Stevens seeks Olympic encore

Freedom will be waiting for Robyn Stevens at the finish line at the U.S. Olympic Trials on Saturday at Hayward Field in Eugene, Ore. The 20-kilometer race walk could very be the last for the 2001 Vacaville High graduate. All she has to do to prevent that and qualify for the Paris Olympics is walk the fastest race of her life.

Whether the end comes Saturday or five weeks from now in Paris, Stevens will at last be free from having to survive on prize money. She will never again have to battle the race walkers who have a say in setting the rules and can manipulate them as Stevens claims they did to make it nearly impossible for her to qualify.

Robyn Stevens will need to produce the fastest race of her life to make it o Paris.

Finishing in the top three Saturday will not be enough for the 41-year-old who in 2021 was the oldest female race walker to compete in the Tokyo Olympics. The 2024 qualifying time as set by the International Olympic Committee is 1:29.20. Stevens set her personal best of 1:32.15 two years ago in the Czech Republic.

Stevens did not give much thought to making it to Paris after coming home from Tokyo. “I really didn’t care,” she said. “Tokyo was beyond my wildest dreams. I  knew inside me there was an Olympian. I brought my Olympic dream to fruition. I checked that off my list. I can say I did it. I had the perfect ending.”

Achieving her dream left Stevens with little motivation to continue training at a level necessary to be an elite athlete. She needed a new goal and set her sights on the U.S. record of 1:30.49 with the guidance of her coach, Jacinto Garzon of Spain. Garzon prepared Stevens for the 2021 Olympics without ever having met her face to face.

That first meeting came in Tokyo. Stevens did not come close to earning a medal, finishing 33rd in a field of 58 walkers, but she repaid Garzon for all of his efforts by walking “a well-executed race.” Stevens continues to work with Garzon, who sends her training plans to ensure she will be at her best for the Olympic Trials.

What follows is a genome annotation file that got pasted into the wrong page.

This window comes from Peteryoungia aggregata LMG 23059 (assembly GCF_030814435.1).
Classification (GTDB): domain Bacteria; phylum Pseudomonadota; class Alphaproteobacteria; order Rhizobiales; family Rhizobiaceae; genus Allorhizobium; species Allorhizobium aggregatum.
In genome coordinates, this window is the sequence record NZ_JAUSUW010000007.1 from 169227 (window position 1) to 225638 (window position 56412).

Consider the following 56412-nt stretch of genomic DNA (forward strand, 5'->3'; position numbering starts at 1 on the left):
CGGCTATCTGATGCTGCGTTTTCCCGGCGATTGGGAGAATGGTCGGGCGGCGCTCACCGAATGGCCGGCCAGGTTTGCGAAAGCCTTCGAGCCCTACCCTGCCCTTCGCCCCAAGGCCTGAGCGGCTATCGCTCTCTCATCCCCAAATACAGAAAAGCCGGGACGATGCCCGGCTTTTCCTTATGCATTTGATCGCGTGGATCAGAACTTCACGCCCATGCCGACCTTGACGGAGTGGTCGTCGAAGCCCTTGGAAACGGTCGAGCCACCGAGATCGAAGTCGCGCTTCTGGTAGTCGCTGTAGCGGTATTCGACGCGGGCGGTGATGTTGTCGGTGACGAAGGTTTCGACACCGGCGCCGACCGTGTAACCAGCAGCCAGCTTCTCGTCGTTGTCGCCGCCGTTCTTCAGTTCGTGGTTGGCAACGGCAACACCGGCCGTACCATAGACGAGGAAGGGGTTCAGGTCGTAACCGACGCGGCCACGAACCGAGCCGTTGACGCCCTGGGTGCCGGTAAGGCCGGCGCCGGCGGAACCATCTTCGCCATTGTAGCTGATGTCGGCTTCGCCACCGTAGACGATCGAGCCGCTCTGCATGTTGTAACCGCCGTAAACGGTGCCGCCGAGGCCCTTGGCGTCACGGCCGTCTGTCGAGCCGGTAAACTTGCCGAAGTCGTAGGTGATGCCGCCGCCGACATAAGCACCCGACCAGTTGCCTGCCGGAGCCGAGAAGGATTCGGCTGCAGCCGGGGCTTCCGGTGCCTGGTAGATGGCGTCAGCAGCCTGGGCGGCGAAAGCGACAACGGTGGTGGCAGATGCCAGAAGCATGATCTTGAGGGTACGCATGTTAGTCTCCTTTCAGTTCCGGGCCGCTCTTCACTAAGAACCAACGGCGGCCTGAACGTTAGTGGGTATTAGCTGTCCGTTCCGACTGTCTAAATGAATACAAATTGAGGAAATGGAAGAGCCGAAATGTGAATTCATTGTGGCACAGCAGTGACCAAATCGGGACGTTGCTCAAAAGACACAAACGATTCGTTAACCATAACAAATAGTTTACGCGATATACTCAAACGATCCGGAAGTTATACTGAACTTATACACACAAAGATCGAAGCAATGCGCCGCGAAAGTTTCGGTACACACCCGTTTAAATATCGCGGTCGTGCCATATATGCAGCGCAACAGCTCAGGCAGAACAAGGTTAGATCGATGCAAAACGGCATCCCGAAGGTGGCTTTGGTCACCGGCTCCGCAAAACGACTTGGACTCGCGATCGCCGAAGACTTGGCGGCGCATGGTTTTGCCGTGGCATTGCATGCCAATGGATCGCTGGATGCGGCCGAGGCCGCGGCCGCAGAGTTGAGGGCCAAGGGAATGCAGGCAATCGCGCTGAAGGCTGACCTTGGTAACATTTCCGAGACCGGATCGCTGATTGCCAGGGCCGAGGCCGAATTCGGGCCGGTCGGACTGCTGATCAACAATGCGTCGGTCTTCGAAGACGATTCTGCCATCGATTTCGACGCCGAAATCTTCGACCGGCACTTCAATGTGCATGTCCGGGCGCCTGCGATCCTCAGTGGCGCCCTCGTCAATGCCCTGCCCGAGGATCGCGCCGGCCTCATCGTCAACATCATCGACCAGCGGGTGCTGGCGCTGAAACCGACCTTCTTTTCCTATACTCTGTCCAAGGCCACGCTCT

Robyn Stevens paid a visit to Vacaville High on June 5 to meet senior Jessie Lenox, who is recovering from cancer.

Her intense training to take a shot at the U.S. record turned out to be in vain when she contracted COVID-19. At least there was a vaccine to help her recover. There was no cure, however, from the “toxicity” she faced in dealing with the U.S. Race Walking Committee. It would be safe to say the committee is not fond of her.

Stevens believes her former boyfriend, Nick Christie, has had a hand in that. Their relationship made for a touching story in 2021 because Christie is also a race walker and competed in Tokyo. The two went their separate ways after returning and Stevens claims Christie has been sabotaging her career ever since.

“I have nothing to prove to myself. I just need to prove it to the people who have treated me so terribly,” said Stevens, who had hoped to be a two-time Olympian for the sole purpose of taking her mother to Paris. Carolyn now has no interest in going, Stevens said, because of all the treachery her daughter has had to face.

Surrendering is not an option for Stevens, who draws inspiration from those who have faced far greater battles. Her golden retriever April died from cancer in 2015 and left Stevens with the mantra to “be golden.” As Stevens explained, “That doesn’t mean I have to win a gold medal. It was a sign from her that ‘This is your life. You’re not finished yet.’ I knew I had to make the most of my talent.”

Stevens visited Vacaville High on June 5 to meet Jessie Lenox, a senior who could not compete in track this spring as she recovered from Hodgkin’s lymphoma. Stevens gave Lenox a Team USA bag and jersey from Tokyo along with a “Congrats Grad” balloon. Stevens was in awe of Lenox as much as Lenox was of meeting her.